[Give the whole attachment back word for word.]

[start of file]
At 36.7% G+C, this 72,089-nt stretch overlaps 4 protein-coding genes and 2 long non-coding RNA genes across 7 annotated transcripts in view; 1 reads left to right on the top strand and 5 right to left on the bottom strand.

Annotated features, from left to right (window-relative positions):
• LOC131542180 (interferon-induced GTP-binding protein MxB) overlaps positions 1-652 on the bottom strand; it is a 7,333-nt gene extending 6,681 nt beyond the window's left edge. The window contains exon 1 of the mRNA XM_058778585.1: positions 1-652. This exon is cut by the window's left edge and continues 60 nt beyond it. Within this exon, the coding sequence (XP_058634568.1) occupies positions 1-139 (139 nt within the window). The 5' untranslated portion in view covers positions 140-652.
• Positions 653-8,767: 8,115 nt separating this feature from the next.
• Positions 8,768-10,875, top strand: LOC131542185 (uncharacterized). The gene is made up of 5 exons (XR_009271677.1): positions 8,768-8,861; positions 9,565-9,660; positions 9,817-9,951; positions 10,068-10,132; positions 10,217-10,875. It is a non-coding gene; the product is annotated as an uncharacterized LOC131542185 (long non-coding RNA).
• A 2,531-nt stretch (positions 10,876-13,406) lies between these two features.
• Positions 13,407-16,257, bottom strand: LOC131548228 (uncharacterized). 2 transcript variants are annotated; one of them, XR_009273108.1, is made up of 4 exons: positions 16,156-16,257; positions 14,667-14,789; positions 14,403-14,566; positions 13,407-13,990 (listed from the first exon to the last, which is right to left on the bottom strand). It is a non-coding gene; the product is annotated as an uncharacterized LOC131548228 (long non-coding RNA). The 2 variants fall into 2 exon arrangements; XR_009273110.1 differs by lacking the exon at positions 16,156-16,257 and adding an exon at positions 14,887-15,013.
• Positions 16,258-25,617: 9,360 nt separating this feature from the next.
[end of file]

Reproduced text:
At 36.7% G+C, this 72,089-nt stretch overlaps 4 protein-coding genes and 2 long non-coding RNA genes across 7 annotated transcripts in view; 1 reads left to right on the top strand and 5 right to left on the bottom strand.

Annotated features, from left to right (window-relative positions):
• LOC131542180 (interferon-induced GTP-binding protein MxB) overlaps positions 1-652 on the bottom strand; it is a 7,333-nt gene extending 6,681 nt beyond the window's left edge. The window contains exon 1 of the mRNA XM_058778585.1: positions 1-652. This exon is cut by the window's left edge and continues 60 nt beyond it. Within this exon, the coding sequence (XP_058634568.1) occupies positions 1-139 (139 nt within the window). The 5' untranslated portion in view covers positions 140-652.
• Positions 653-8,767: 8,115 nt separating this feature from the next.
• Positions 8,768-10,875, top strand: LOC131542185 (uncharacterized). The gene is made up of 5 exons (XR_009271677.1): positions 8,768-8,861; positions 9,565-9,660; positions 9,817-9,951; positions 10,068-10,132; positions 10,217-10,875. It is a non-coding gene; the product is annotated as an uncharacterized LOC131542185 (long non-coding RNA).
• A 2,531-nt stretch (positions 10,876-13,406) lies between these two features.
• Positions 13,407-16,257, bottom strand: LOC131548228 (uncharacterized). 2 transcript variants are annotated; one of them, XR_009273108.1, is made up of 4 exons: positions 16,156-16,257; positions 14,667-14,789; positions 14,403-14,566; positions 13,407-13,990 (listed from the first exon to the last, which is right to left on the bottom strand). It is a non-coding gene; the product is annotated as an uncharacterized LOC131548228 (long non-coding RNA). The 2 variants fall into 2 exon arrangements; XR_009273110.1 differs by lacking the exon at positions 16,156-16,257 and adding an exon at positions 14,887-15,013.
• Positions 16,258-25,617: 9,360 nt separating this feature from the next.